Carmen Petruzzi
Carmen Petruzzi

Carmen Petruzzi is a postgraduate research fellow at the Department of Humanistic Studies at the University of Foggia. She received a Bachelor’s degree in Modern Literature, a Master’s degree in Modern Philology, and another in Science of Education. In 2022, she passed the national competitive examination as a teacher of Italian and History at High School. She obtained her PhD in April 2019 at the University of Florence and immediately afterward she perfected her knowledge of qualitative and quantitative methods in a one-year internship in New York between the summer of 2019 and the summer of 2020. She currently collaborates with Antonella Cagnolati, Full Professor of History of Education and Comparative Education at the University of Foggia. She has always been interested in migration with a specific focus on the effects on children’s life histories and projects. Since 2020 she has been working on the reconstruction of educational processes within the broader topic of the history of Italian emigration. Her research investigation intends to illuminate the lesser-known path of autonomy and independence achieved between the late 19th and early 20th century, particularly by the second generations who filled the educational gap between the parent’s generation and long-standing American residents.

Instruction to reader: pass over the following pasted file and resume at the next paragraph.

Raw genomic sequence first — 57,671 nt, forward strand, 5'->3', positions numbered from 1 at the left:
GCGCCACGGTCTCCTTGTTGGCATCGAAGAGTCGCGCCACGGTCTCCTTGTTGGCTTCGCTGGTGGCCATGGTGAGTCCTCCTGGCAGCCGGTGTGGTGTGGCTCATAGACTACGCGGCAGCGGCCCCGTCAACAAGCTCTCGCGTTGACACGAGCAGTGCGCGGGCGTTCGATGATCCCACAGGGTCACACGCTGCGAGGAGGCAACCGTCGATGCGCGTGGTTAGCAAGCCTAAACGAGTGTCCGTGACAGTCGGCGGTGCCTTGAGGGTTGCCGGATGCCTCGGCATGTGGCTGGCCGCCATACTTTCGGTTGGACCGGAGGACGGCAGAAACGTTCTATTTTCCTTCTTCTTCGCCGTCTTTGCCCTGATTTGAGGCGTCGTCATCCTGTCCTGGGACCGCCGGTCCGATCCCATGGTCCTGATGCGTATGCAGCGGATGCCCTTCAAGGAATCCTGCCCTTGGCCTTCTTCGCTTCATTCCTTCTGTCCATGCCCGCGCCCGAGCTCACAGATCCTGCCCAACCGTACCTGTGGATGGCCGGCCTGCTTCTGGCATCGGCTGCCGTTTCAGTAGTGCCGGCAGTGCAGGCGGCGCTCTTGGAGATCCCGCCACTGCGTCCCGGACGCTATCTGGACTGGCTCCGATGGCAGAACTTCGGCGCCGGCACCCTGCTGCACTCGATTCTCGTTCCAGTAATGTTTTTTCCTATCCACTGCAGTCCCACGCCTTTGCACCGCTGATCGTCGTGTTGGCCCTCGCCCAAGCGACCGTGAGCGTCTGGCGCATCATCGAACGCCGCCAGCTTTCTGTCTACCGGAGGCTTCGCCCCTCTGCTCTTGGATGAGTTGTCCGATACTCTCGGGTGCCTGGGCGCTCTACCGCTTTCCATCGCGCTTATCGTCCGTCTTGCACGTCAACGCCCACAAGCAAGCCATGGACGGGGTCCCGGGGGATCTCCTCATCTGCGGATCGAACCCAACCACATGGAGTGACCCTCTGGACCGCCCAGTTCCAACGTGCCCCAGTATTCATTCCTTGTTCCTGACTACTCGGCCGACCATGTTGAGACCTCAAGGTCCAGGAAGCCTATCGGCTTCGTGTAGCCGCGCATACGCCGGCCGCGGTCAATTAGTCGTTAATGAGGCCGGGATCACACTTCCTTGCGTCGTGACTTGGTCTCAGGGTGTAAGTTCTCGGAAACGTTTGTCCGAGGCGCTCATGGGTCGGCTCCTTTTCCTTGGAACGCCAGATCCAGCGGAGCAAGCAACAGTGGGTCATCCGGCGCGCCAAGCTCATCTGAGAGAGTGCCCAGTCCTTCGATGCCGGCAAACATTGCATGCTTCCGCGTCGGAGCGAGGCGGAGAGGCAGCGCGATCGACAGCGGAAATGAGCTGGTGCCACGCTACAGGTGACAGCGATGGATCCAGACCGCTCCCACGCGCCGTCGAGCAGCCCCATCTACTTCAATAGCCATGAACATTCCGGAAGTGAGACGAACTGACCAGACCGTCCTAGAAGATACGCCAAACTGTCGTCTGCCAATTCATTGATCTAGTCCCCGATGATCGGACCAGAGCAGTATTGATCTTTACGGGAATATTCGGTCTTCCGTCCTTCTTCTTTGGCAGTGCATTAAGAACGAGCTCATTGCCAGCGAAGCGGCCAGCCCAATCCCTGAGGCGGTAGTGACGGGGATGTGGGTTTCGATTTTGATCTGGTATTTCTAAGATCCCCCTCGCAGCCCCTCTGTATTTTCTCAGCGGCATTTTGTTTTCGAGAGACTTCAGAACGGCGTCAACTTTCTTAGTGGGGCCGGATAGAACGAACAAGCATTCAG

To learn more about the collection, you can browse titles in the CUNY OneSearch catalog or explore a curated website that includes images and essays. 


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Meet BlackMass Publishing at the Library!

On Black Solidarity Day, meet BlackMass Publishing and celebrate the Library’s acquisition of the BlackMass Collection. 

Founders of BlackMass publishing

  • When: November 6, 2023 
    • 5:00-5:30pm: Open House / Browse the Collection 
    • 5:30-6:30pm: Talk and Q/A with Yusuf Hassan and Kwamé Sorrell of BlackMass Publishing 
  • Where: Rosenthal Library, Tanenbaum Room 300i 
  • Light refreshments will be served. 

BlackMass Publishing is an independent press promoting and publishing material by Black Artists founded by Yusuf Hassan in 2019. Combining archival photographs and found print material with poetry and jazz music, BlackMass grapples with the blurred lines and idiosyncrasies which make up the collective improvisation of African diasporic culture.